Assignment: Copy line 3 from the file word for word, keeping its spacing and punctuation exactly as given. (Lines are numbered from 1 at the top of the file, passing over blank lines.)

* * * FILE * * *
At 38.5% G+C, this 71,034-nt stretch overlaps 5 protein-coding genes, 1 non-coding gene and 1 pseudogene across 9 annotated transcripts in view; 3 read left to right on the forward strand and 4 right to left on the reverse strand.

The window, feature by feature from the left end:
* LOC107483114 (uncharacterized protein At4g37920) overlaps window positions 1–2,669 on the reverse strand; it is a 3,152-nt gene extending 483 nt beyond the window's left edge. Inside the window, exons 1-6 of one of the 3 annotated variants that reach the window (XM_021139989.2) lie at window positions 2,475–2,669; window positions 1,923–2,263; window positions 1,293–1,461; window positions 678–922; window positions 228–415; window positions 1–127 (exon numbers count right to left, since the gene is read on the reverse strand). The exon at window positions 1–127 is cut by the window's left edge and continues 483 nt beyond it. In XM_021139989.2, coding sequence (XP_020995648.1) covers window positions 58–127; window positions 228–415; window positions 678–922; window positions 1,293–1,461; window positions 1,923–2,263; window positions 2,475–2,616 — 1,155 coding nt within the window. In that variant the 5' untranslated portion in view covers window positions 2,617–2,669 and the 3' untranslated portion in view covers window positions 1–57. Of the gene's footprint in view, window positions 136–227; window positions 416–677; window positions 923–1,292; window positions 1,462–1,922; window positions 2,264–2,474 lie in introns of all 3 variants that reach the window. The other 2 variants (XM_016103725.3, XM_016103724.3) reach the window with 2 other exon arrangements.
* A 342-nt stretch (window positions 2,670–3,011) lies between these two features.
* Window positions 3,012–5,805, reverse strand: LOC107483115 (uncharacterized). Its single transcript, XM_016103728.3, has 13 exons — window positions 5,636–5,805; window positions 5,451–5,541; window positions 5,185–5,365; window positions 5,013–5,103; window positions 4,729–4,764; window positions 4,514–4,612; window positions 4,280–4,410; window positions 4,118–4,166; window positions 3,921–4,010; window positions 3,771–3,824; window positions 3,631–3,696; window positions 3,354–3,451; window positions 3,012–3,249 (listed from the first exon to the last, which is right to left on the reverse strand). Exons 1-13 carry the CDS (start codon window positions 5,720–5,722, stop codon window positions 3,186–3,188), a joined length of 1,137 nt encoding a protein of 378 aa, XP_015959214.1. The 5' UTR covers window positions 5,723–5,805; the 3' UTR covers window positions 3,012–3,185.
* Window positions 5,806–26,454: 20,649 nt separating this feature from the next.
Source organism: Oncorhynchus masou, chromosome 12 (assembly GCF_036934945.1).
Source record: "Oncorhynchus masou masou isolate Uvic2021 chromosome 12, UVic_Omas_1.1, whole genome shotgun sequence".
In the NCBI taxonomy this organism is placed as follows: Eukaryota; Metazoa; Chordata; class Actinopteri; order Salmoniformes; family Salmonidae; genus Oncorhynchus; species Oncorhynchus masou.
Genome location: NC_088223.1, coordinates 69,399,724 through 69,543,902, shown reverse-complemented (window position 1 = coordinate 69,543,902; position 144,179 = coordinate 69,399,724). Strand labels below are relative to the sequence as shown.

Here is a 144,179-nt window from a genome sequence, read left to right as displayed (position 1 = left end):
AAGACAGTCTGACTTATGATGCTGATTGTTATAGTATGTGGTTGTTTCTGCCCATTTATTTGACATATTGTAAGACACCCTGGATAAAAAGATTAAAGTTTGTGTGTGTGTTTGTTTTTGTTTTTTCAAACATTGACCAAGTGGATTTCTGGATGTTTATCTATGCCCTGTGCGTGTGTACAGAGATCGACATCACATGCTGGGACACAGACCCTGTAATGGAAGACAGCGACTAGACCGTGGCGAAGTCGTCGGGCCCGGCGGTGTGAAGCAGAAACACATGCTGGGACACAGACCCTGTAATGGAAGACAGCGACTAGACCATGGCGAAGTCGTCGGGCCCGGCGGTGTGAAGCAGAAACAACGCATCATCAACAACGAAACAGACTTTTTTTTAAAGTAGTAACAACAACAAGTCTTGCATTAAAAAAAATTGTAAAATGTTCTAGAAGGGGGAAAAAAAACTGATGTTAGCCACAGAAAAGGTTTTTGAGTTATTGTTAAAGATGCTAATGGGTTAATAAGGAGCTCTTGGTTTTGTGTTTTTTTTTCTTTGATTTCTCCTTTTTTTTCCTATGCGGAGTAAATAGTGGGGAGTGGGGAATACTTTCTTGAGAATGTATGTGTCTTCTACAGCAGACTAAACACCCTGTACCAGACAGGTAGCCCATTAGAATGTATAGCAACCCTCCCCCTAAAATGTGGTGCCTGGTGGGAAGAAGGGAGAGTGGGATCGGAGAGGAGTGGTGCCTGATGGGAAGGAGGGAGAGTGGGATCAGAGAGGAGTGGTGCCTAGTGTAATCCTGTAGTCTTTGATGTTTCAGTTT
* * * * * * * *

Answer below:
* LOC107483114 (uncharacterized protein At4g37920) overlaps window positions 1–2,669 on the reverse strand; it is a 3,152-nt gene extending 483 nt beyond the window's left edge. Inside the window, exons 1-6 of one of the 3 annotated variants that reach the window (XM_021139989.2) lie at window positions 2,475–2,669; window positions 1,923–2,263; window positions 1,293–1,461; window positions 678–922; window positions 228–415; window positions 1–127 (exon numbers count right to left, since the gene is read on the reverse strand). The exon at window positions 1–127 is cut by the window's left edge and continues 483 nt beyond it. In XM_021139989.2, coding sequence (XP_020995648.1) covers window positions 58–127; window positions 228–415; window positions 678–922; window positions 1,293–1,461; window positions 1,923–2,263; window positions 2,475–2,616 — 1,155 coding nt within the window. In that variant the 5' untranslated portion in view covers window positions 2,617–2,669 and the 3' untranslated portion in view covers window positions 1–57. Of the gene's footprint in view, window positions 136–227; window positions 416–677; window positions 923–1,292; window positions 1,462–1,922; window positions 2,264–2,474 lie in introns of all 3 variants that reach the window. The other 2 variants (XM_016103725.3, XM_016103724.3) reach the window with 2 other exon arrangements.